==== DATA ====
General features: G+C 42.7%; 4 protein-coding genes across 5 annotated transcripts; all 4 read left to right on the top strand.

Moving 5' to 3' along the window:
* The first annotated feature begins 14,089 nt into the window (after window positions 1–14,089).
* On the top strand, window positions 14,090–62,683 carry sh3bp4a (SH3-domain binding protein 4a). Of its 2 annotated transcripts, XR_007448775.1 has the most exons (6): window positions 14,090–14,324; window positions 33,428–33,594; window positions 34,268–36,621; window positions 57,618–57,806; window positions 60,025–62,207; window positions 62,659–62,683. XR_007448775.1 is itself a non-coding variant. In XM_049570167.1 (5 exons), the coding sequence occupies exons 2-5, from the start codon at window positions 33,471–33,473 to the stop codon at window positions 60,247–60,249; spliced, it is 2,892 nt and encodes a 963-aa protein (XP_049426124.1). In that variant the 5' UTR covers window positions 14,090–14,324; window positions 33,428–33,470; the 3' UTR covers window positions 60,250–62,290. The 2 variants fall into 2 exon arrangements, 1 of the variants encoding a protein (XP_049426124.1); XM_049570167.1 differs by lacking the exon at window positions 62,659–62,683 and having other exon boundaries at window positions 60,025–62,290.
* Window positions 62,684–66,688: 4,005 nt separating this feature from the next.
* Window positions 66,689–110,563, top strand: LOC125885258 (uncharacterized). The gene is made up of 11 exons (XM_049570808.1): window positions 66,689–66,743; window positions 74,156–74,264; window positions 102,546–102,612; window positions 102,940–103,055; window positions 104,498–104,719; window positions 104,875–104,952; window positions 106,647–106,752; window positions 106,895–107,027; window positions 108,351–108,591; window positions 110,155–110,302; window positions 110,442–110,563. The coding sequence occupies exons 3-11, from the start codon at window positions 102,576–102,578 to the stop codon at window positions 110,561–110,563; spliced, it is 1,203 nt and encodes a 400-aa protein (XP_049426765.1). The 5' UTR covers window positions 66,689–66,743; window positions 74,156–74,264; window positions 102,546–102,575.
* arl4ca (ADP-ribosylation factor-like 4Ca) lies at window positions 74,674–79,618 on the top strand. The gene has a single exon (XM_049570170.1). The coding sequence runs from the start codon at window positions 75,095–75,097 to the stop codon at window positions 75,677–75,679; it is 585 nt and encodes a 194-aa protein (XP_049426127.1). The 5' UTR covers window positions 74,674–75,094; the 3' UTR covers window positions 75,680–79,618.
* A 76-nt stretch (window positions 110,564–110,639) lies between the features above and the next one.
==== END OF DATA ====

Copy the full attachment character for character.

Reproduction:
General features: G+C 42.7%; 4 protein-coding genes across 5 annotated transcripts; all 4 read left to right on the top strand.

Moving 5' to 3' along the window:
* The first annotated feature begins 14,089 nt into the window (after window positions 1–14,089).
* On the top strand, window positions 14,090–62,683 carry sh3bp4a (SH3-domain binding protein 4a). Of its 2 annotated transcripts, XR_007448775.1 has the most exons (6): window positions 14,090–14,324; window positions 33,428–33,594; window positions 34,268–36,621; window positions 57,618–57,806; window positions 60,025–62,207; window positions 62,659–62,683. XR_007448775.1 is itself a non-coding variant. In XM_049570167.1 (5 exons), the coding sequence occupies exons 2-5, from the start codon at window positions 33,471–33,473 to the stop codon at window positions 60,247–60,249; spliced, it is 2,892 nt and encodes a 963-aa protein (XP_049426124.1). In that variant the 5' UTR covers window positions 14,090–14,324; window positions 33,428–33,470; the 3' UTR covers window positions 60,250–62,290. The 2 variants fall into 2 exon arrangements, 1 of the variants encoding a protein (XP_049426124.1); XM_049570167.1 differs by lacking the exon at window positions 62,659–62,683 and having other exon boundaries at window positions 60,025–62,290.
* Window positions 62,684–66,688: 4,005 nt separating this feature from the next.
* Window positions 66,689–110,563, top strand: LOC125885258 (uncharacterized). The gene is made up of 11 exons (XM_049570808.1): window positions 66,689–66,743; window positions 74,156–74,264; window positions 102,546–102,612; window positions 102,940–103,055; window positions 104,498–104,719; window positions 104,875–104,952; window positions 106,647–106,752; window positions 106,895–107,027; window positions 108,351–108,591; window positions 110,155–110,302; window positions 110,442–110,563. The coding sequence occupies exons 3-11, from the start codon at window positions 102,576–102,578 to the stop codon at window positions 110,561–110,563; spliced, it is 1,203 nt and encodes a 400-aa protein (XP_049426765.1). The 5' UTR covers window positions 66,689–66,743; window positions 74,156–74,264; window positions 102,546–102,575.
* arl4ca (ADP-ribosylation factor-like 4Ca) lies at window positions 74,674–79,618 on the top strand. The gene has a single exon (XM_049570170.1). The coding sequence runs from the start codon at window positions 75,095–75,097 to the stop codon at window positions 75,677–75,679; it is 585 nt and encodes a 194-aa protein (XP_049426127.1). The 5' UTR covers window positions 74,674–75,094; the 3' UTR covers window positions 75,680–79,618.
* A 76-nt stretch (window positions 110,564–110,639) lies between the features above and the next one.